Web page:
One Or The Other (16 of 23) by Ken Trivette

This content is part of a series.

One Or The Other (16 of 23)
The Greatest Sermon Ever Preached
Ken Trivette
Matthew 6:24

A) Two Competing Masters
B) Two Conflicting Masters
A) A Love That Is Condemned
B) A Love That Is Commanded
A) A Total Devotion
B) A Total Disregard

1) There are two particular poems that I love that have always spoken to my heart. One is Robert Frost's "The Road Not Taken":

Two roads diverged in a yellow wood,
And sorry I could not travel both
And be one traveler, long I stood
And looked down one as far as I could
To where it bent in the undergrowth;
Then took the other, as just as fair,
And having perhaps the better claim,
Because it was grassy and wanted wear;
Though as for that the passing there
Had worn them really about the same,
And both that morning equally lay
In leaves no step had trodden black.
Oh, I kept the first for another day!
Yet knowing how way leads on to way,
I doubted if I should ever come back.
I shall be telling this with a sigh
Somewhere ages and ages hence:
Two roads diverged in a wood, and I-
I took the one less traveled by,
And that has made all the difference.

2) There are two roads we can take in life. One road is well worn from much travel. The other is without wear and overgrown for it is less traveled. Most will take the road that is well worn. However, there are those who choose to take the road less traveled, and with Frost they can say, "And that has made all the difference."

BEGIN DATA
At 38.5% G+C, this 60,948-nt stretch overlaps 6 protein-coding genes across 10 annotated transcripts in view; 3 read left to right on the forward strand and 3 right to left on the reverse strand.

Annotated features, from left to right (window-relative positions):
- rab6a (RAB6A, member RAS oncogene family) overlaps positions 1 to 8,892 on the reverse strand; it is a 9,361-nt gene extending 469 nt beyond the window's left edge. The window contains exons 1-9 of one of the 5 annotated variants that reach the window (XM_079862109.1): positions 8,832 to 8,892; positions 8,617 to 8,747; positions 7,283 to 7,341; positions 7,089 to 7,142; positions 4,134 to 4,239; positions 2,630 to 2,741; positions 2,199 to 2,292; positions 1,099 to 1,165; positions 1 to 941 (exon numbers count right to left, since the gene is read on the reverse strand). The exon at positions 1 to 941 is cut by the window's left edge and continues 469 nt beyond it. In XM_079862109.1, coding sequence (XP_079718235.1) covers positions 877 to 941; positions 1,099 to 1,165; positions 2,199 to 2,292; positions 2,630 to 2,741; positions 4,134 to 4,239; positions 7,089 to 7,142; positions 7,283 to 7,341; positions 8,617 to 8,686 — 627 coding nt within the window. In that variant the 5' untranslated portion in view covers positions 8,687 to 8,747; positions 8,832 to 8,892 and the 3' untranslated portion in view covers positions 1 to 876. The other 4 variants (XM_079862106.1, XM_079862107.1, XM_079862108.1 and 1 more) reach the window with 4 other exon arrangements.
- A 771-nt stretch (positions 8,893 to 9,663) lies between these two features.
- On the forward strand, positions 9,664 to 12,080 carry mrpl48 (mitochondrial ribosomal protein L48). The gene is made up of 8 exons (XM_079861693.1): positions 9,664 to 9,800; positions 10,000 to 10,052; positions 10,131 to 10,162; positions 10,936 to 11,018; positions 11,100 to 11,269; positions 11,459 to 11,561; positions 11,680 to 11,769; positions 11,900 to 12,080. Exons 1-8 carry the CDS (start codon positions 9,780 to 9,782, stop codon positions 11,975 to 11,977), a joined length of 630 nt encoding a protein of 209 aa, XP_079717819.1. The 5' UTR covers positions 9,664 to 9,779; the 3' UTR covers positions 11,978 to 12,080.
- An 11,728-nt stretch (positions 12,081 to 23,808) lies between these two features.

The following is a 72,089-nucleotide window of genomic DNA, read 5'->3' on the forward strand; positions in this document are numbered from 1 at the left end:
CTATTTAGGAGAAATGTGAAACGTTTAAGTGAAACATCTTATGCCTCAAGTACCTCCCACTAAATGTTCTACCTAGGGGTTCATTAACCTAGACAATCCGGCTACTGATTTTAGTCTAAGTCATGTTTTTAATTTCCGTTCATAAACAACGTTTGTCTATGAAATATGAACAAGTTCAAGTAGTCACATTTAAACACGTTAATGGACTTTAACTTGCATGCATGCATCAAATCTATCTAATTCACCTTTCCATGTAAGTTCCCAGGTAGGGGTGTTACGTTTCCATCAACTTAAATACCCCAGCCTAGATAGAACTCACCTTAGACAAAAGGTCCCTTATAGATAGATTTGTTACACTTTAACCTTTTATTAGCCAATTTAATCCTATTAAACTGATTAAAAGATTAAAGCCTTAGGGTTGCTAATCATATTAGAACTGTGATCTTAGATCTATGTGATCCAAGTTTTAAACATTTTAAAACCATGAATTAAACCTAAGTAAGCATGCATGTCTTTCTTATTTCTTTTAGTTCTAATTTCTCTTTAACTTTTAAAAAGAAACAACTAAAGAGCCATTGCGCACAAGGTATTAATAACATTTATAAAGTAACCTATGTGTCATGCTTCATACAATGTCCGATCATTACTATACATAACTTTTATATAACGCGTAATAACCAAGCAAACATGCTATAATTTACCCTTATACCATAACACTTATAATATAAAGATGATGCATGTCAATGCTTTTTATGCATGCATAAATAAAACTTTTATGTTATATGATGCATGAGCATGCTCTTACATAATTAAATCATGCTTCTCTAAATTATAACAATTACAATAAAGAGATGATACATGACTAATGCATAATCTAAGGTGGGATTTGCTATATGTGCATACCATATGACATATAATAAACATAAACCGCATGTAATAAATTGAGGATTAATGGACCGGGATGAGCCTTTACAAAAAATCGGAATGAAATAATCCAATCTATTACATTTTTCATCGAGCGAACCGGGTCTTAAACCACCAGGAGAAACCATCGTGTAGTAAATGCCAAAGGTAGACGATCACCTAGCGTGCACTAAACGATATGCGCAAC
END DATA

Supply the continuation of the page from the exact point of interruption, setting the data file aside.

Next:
3) The other is a poem by John Oxenham:

To every man there openeth
A Way, and Ways, and a Way.
And the High Soul climbs the High Way
And the Low Soul gropes the Low;
And in between, on the misty flats,
The rest drift to and fro.
But to every man there openeth
A High Way and a Low,
And every man decideth
The Way his Soul should go."

4) Before each of us there opens a way. We can choose to be a "High Soul" and take the "High Way," or choose to be the "Low Soul" ...

There are 17497 characters in the full content. This excerpt only shows a 2000 character sample of the full content.

Price:  $4.99 or 1 credit
Sign up for a Free Trial with and download this sermon free today!